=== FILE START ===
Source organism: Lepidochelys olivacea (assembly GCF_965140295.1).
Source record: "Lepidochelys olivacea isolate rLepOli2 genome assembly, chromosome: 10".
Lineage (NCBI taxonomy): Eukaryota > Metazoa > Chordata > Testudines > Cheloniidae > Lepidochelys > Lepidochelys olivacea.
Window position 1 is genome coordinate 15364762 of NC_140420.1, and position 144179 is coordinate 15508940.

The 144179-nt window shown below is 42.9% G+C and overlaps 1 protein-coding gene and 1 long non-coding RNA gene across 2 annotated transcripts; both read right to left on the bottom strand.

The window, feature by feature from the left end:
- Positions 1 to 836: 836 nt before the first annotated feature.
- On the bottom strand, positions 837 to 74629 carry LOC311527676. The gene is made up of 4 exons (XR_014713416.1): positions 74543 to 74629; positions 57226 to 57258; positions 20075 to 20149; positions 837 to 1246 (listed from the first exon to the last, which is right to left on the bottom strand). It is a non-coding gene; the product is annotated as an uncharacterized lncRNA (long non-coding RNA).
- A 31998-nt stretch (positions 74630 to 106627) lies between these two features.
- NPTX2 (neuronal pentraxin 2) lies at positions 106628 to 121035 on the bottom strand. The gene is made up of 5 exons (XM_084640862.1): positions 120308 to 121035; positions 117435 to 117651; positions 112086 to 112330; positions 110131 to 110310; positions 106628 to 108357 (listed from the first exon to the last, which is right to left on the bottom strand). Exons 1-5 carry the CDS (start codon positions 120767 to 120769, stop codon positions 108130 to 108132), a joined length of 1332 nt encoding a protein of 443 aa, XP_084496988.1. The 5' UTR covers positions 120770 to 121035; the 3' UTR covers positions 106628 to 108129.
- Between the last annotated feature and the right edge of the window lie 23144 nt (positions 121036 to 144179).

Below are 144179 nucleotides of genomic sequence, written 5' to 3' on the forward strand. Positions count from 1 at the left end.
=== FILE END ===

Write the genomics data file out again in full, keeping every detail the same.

Source organism: Lepidochelys olivacea (assembly GCF_965140295.1).
Source record: "Lepidochelys olivacea isolate rLepOli2 genome assembly, chromosome: 10".
Lineage (NCBI taxonomy): Eukaryota > Metazoa > Chordata > Testudines > Cheloniidae > Lepidochelys > Lepidochelys olivacea.
Window position 1 is genome coordinate 15364762 of NC_140420.1, and position 144179 is coordinate 15508940.

The 144179-nt window shown below is 42.9% G+C and overlaps 1 protein-coding gene and 1 long non-coding RNA gene across 2 annotated transcripts; both read right to left on the bottom strand.

The window, feature by feature from the left end:
- Positions 1 to 836: 836 nt before the first annotated feature.
- On the bottom strand, positions 837 to 74629 carry LOC311527676. The gene is made up of 4 exons (XR_014713416.1): positions 74543 to 74629; positions 57226 to 57258; positions 20075 to 20149; positions 837 to 1246 (listed from the first exon to the last, which is right to left on the bottom strand). It is a non-coding gene; the product is annotated as an uncharacterized lncRNA (long non-coding RNA).
- A 31998-nt stretch (positions 74630 to 106627) lies between these two features.
- NPTX2 (neuronal pentraxin 2) lies at positions 106628 to 121035 on the bottom strand. The gene is made up of 5 exons (XM_084640862.1): positions 120308 to 121035; positions 117435 to 117651; positions 112086 to 112330; positions 110131 to 110310; positions 106628 to 108357 (listed from the first exon to the last, which is right to left on the bottom strand). Exons 1-5 carry the CDS (start codon positions 120767 to 120769, stop codon positions 108130 to 108132), a joined length of 1332 nt encoding a protein of 443 aa, XP_084496988.1. The 5' UTR covers positions 120770 to 121035; the 3' UTR covers positions 106628 to 108129.
- Between the last annotated feature and the right edge of the window lie 23144 nt (positions 121036 to 144179).

Below are 144179 nucleotides of genomic sequence, written 5' to 3' on the forward strand. Positions count from 1 at the left end.